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  1. cptoneleg

    cptoneleg Minister of Fire

    Joined:
    Jul 17, 2010
    Messages:
    1,466
    Loc:
    Virginia

    Yea old get up 5 to 6 times a night to go to the bathroom why not tend to the fire;lol I'm in the same boat.
    tfdchief likes this.

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  2. tfdchief

    tfdchief Minister of Fire

    Joined:
    Nov 24, 2009
    Messages:
    3,332
    Loc:
    Tuscola, IL
    Hehehe. see.....it all depends. Me and cptoneleg split small so we have something to do when we get up in the middle of the night.:p
  3. etiger2007

    etiger2007 Minister of Fire

    Joined:
    Feb 8, 2012
    Messages:
    1,229
    Loc:
    Clio Michigan
    My red oak seasoned for a year, it was split small like 3 to 4 inch splits in diameter. It gives off way better heat than anything else I burn. My only problem is I was splitting so small the intense heat was short lived. I threw in a monster split of red oak yesterday at 4:15 pm amd when I got up for work at 4:30am I still could see some coals through the window. Red oak is pretty easy to get going in my book as well, everything I burn is under 20% moisture content. I have only been burning wood since January of 2011 so I really stocked my wood supply up for a couple years.
  4. Kevin Dolan

    Kevin Dolan Burning Hunk

    Joined:
    Apr 7, 2012
    Messages:
    193
    Loc:
    SW Ontario
    Those pics are great and have helped me with sizing my wood. I just moved from and Old timer stove, which i used for 25 years and loved, but not epa approved so insurance started bugging me. I now have a Jotul 400 and the firebox seems to be half the size of the old timer. I have 3 years worth of wood ahead for the old timer and have had to resplit a bunch and chainsaw to shorten. I have read a bunch of posts here which have been very helpful. At first I thought i had to get everything around 4 inches but have since learned that I need a variety of sizes depending on stage of fire and desired length of burn. That is why I am happy to see that 8 inches is probably the best max size.
    kevin
  5. Joful

    Joful Minister of Fire

    Joined:
    Mar 7, 2012
    Messages:
    6,448
    Loc:
    Philadelphia
    One recent thread in this forum was full of people comparing burn times to the number of splits they load in their stove, and had me wondering if I was the only guy who didn't know what the "standard" size split was. Six splits from one guy might be twice the wood of six from another, I thought.

    Since I'm doing all my splitting by hand, the size of my splits has a lot to do with the difficulty of the wood, and how many rounds I've already split that day / how tired I am. I usually go for something I can pick up with one hand, and never really checked it with a tape measure. When I have something that's really difficult to split, I either rip it with the chain saw or just use it large, stuffing some smaller stuff under it in the stove to help it along. Not sure this is the best way to go, but it seems to work.
  6. begreen

    begreen Mooderator Staff Member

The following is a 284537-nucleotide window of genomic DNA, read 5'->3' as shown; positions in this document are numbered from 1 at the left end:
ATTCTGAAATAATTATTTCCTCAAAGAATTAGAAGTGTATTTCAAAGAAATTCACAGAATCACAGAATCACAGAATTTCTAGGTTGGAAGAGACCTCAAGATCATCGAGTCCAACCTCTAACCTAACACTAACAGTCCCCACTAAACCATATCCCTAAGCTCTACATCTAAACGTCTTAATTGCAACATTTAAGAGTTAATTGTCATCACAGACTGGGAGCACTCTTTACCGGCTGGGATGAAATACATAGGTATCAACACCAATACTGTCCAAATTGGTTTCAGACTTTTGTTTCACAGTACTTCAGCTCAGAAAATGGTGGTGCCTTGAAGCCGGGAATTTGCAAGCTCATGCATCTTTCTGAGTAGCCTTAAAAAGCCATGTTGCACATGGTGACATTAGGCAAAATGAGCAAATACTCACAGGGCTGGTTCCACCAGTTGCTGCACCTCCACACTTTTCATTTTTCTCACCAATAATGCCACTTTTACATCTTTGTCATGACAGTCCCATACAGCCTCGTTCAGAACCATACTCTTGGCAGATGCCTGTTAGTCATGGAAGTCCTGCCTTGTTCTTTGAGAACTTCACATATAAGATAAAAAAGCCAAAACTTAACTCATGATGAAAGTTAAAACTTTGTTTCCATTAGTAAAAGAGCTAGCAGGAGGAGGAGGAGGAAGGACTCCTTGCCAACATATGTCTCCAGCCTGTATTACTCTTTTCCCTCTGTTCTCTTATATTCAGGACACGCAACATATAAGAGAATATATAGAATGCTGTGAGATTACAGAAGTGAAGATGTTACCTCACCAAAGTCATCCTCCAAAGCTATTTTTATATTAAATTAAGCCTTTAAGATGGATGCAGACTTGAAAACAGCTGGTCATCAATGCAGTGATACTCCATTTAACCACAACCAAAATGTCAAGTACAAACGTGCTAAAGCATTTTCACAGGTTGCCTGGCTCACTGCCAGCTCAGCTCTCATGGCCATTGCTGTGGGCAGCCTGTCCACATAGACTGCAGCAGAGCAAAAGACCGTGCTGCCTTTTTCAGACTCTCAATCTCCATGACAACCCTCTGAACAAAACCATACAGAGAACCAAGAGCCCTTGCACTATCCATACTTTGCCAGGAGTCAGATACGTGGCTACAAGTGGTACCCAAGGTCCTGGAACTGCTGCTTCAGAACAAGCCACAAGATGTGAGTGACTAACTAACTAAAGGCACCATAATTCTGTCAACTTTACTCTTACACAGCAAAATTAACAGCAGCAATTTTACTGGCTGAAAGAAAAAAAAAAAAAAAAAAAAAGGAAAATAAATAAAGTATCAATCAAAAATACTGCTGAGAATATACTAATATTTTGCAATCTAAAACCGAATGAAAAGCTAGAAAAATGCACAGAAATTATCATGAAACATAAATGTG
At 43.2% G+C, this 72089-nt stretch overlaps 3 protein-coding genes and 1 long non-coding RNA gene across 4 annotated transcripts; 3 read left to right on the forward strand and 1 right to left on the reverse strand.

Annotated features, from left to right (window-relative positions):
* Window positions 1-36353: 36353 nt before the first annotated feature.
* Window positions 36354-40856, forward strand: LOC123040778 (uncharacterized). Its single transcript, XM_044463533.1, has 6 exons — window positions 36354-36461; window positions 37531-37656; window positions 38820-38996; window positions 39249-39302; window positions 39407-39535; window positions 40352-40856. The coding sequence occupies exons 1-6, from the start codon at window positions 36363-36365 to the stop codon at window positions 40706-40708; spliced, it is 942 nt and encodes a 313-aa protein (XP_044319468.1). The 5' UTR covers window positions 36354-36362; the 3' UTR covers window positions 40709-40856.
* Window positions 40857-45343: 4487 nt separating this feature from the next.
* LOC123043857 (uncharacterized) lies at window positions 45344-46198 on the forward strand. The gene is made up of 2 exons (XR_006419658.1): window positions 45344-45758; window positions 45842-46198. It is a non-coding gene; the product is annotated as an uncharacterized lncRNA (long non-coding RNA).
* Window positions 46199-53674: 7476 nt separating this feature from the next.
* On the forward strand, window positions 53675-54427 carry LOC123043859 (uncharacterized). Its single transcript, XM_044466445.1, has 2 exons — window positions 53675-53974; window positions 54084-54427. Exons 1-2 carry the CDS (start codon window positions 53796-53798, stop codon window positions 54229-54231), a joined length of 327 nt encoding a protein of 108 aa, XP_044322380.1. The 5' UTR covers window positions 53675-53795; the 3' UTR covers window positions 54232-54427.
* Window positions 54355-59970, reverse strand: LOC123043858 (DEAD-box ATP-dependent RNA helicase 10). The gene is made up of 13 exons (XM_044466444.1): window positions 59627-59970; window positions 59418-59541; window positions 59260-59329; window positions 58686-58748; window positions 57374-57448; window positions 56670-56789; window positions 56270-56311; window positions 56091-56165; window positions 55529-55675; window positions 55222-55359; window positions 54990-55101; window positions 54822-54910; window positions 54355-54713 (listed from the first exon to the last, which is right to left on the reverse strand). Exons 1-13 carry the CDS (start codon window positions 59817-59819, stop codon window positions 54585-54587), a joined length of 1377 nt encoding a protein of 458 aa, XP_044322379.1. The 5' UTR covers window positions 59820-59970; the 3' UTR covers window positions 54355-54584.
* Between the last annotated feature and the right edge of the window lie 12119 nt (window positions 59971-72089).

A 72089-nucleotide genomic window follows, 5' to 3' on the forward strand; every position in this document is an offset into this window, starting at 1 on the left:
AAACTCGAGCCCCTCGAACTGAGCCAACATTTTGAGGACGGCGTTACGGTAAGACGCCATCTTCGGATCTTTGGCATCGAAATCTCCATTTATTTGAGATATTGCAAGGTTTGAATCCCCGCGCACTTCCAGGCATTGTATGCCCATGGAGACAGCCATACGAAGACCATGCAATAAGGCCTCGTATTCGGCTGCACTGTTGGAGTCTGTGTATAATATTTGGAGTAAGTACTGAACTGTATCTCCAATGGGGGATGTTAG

Joined:
    Nov 18, 2005
    Messages:
    49,071
    Loc:
    South Puget Sound, WA
    There isn't a standard size split any more than there is a single sized stove. 5 splits could mean 3, 7" wide splits on the floor of the stove and 2 inverted splits to fill in the V gap on top of them. Or it could mean a fairly small springtime fire of 3" splits stacked lincoln log style.
  7. Dakotas Dad

    Dakotas Dad Minister of Fire

    Joined:
    Mar 19, 2009
    Messages:
    1,352
    Loc:
    Central Kentucky
    I tend to split to a size I can pickup by the end with one hand. Mostly. I always end up with some smaller, and make some bigger on purpose.

    The biggest problem I have seen with splits as big as the first pictures is that if they are pretty close to the size of the fire box in length, getting them through the door and then turned.. can be a problem, and always happens late at night over a large very hot coal bed.:oops:

    The manny has a pretty good sized firebox, and this year I am bucking everything to 18", as that will go N/S in it. I was doing 20" for the Homestead, and just always running E/W unless it was punks/uglies/shorts. It would only take about 12" N/S.. and I didn't want to mess with that..
  8. firefighterjake

    firefighterjake Minister of Fire

    Joined:
    Jul 22, 2008
    Messages:
    15,427
    Loc:
    Unity/Bangor, Maine
    I'm working on crafting some government legislation though to define a standard sized split as 4 by 6 x 18 inches. ;) :)
  9. Dakotas Dad

    Dakotas Dad Minister of Fire

    Joined:
    Mar 19, 2009
    Messages:
    1,352
    Loc:
    Central Kentucky
    I think it best to go with a cubic inch measurement..

    Also, I think it best to go with a 16" length.. keeps "cord" dividable by "rick" dividable by "split".. Already enough confusion there now..
  10. Flatbedford

    Flatbedford Minister of Fire

    Joined:
    Mar 17, 2009
    Messages:
    5,231
    Loc:
    Croton-on-Hudson, suburbs of NYC
    Call it a dictionary split.
  11. oldspark

    oldspark Guest

    Those splits look huge to me, my Summit at 3. something is a small fire box (to me) and your splits would be a pita to work with.

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